Selling UVU Sports

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Sports marketing on campus, or lack thereof

Brad Curnow | Sports Writer | @JoJoCornrow

Sports Column

I wandered the halls on campus the other day—“took a lap” if you will—because I wanted to see what I would find in the way of sports advertising on the walls. I couldn’t believe what I found. A volleyball schedule on a window in the PE Building, homecoming scribbles in the food court and brief notices for upcoming games flashing on the various overhead TV screens.

As a transfer student, I came from a school that had no intercollegiate sports, and they were proud of that. I was excited to come to a school that had an athletic program. I was excited to be proud of my school and show that pride by supporting our Wolverines.

Several months before I started school I was even looking up information on the teams so I could be an informed student spectator. I was excited to be on a campus that was excited about its growing athletic program. Much to my dismay, when I arrived I didn’t see very much around to build up the excitement towards campus sports.

I wanted to make sure I wasn’t missing out on something, so I spent some time asking other students if they felt informed about UVU athletics. I found that the most informed students usually know someone in the athletic program because they have an “in” with the programs. They know when their friends play and what’s happening with campus sports through their contacts.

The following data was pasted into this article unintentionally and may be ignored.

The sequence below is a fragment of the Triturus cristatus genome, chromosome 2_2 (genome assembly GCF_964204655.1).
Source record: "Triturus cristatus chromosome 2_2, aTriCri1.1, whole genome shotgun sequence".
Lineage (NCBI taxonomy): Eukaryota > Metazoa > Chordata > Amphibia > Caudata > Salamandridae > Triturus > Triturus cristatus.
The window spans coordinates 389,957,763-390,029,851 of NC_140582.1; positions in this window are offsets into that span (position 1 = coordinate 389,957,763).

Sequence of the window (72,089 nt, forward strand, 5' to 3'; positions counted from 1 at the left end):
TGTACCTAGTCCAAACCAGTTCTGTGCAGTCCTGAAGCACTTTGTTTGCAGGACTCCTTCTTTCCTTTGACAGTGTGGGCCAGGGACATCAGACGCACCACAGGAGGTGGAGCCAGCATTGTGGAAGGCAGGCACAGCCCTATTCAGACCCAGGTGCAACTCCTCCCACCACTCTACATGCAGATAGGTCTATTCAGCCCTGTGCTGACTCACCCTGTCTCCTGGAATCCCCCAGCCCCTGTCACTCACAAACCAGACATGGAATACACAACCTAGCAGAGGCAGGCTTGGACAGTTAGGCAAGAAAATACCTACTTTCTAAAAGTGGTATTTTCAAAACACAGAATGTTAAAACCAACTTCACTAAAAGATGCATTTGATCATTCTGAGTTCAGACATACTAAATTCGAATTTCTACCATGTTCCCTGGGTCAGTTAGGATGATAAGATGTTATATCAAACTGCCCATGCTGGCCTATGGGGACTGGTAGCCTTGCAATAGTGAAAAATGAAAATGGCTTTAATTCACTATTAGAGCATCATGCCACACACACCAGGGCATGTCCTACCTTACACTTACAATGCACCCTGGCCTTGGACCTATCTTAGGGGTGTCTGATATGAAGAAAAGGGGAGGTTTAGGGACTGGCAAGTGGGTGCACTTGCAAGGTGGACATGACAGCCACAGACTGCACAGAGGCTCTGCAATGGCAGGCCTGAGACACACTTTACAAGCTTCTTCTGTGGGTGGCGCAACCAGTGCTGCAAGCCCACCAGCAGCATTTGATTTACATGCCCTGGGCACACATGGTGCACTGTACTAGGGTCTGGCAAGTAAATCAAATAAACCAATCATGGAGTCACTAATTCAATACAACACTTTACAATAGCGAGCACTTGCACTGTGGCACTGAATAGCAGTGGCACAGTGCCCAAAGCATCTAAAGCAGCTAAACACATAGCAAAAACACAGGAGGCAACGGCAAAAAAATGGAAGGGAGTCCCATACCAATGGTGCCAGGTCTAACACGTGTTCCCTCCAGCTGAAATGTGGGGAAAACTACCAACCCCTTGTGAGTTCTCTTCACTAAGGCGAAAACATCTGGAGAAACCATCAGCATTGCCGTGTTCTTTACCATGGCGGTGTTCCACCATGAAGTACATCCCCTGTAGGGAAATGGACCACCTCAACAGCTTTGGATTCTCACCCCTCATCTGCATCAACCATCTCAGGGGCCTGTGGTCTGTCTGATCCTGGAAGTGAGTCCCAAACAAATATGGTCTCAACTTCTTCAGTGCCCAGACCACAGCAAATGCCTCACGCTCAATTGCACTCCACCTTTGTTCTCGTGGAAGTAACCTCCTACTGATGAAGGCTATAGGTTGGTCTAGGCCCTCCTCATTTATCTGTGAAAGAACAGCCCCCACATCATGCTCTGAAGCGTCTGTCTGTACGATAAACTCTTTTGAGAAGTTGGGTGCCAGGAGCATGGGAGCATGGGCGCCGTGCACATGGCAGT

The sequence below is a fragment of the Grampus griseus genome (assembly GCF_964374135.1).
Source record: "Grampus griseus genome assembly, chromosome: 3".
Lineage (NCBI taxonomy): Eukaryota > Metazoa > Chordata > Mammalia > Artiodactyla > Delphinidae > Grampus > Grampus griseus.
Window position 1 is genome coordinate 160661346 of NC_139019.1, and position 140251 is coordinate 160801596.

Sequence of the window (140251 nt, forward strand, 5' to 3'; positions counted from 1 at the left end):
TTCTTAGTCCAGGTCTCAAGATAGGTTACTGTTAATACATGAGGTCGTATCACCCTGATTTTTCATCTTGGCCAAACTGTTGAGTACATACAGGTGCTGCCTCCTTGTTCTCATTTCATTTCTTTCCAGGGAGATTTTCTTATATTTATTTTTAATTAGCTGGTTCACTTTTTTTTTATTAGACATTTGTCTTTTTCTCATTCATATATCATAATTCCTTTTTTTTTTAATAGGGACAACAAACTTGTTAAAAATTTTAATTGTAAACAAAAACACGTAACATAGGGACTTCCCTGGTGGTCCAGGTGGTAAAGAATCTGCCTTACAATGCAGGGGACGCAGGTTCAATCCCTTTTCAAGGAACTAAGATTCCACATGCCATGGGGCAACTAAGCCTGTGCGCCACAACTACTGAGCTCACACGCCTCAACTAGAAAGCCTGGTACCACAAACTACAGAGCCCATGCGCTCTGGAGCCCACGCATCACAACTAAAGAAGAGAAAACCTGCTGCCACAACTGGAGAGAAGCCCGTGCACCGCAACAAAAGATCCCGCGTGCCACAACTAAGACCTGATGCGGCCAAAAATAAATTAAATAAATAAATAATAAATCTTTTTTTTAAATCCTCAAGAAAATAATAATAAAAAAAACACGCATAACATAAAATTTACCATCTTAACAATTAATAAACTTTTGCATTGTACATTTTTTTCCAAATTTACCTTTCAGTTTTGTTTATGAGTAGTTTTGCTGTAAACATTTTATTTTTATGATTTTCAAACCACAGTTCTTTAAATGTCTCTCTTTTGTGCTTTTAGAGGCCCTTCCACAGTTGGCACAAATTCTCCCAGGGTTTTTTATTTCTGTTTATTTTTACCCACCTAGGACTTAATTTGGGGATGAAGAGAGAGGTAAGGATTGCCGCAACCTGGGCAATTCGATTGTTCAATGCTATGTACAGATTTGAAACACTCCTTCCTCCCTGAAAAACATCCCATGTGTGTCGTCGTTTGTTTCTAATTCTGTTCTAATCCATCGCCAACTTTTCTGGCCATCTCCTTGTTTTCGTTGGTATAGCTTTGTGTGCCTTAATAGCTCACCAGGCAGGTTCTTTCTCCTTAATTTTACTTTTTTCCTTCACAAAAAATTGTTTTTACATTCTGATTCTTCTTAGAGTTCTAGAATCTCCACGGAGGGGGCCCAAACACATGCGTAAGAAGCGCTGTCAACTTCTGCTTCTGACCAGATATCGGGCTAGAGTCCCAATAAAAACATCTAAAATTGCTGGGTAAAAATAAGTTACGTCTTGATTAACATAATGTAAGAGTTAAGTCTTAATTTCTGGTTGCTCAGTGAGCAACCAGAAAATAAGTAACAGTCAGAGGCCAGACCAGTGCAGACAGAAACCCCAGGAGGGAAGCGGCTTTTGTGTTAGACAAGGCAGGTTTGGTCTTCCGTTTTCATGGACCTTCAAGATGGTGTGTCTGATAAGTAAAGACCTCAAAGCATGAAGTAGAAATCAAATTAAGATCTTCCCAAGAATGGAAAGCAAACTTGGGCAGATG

In contrast, I found that the average student doesn’t feel they know what sporting events are coming up, or even what sports are in season. Some students said they only catch a glimpse of events on the overhead TVs as they walk between classes. Several students pointed out the short ads they see promote the sporting event a day or two before it happens.

I spoke to Travis Raymond, a transfer student from BYU, to get an idea of what we see at UVU compared to other campuses. He said every door he went through at BYU had posters containing information about upcoming sporting events. Cardboard cutouts of the athletes occupied hallways all over campus. With these promotions, not only did he know which sports were in season, he was also kept current on their record, along with the athletes on each team.

A Utah State transfer student, Garrett Hadley, shared the same sentiment. He always knew the day and time of sporting events. Both students expressed that there is nothing at UVU that brings their attention to athletics at the level of their previous schools. With their previous campus covered in sports promotion paraphernalia, students were excited to support the athletic programs throughout the entire season.

UVU became a four-year university in 2003. We’re not Utah Valley State College anymore. We are Utah Valley University. I’ve read in the UVU Review that we’re setting attendance records at sporting events this fall. This is great, but increased promotion around campus could help break even more records.  We have excellent Division I athletic programs that deserve to be promoted as such.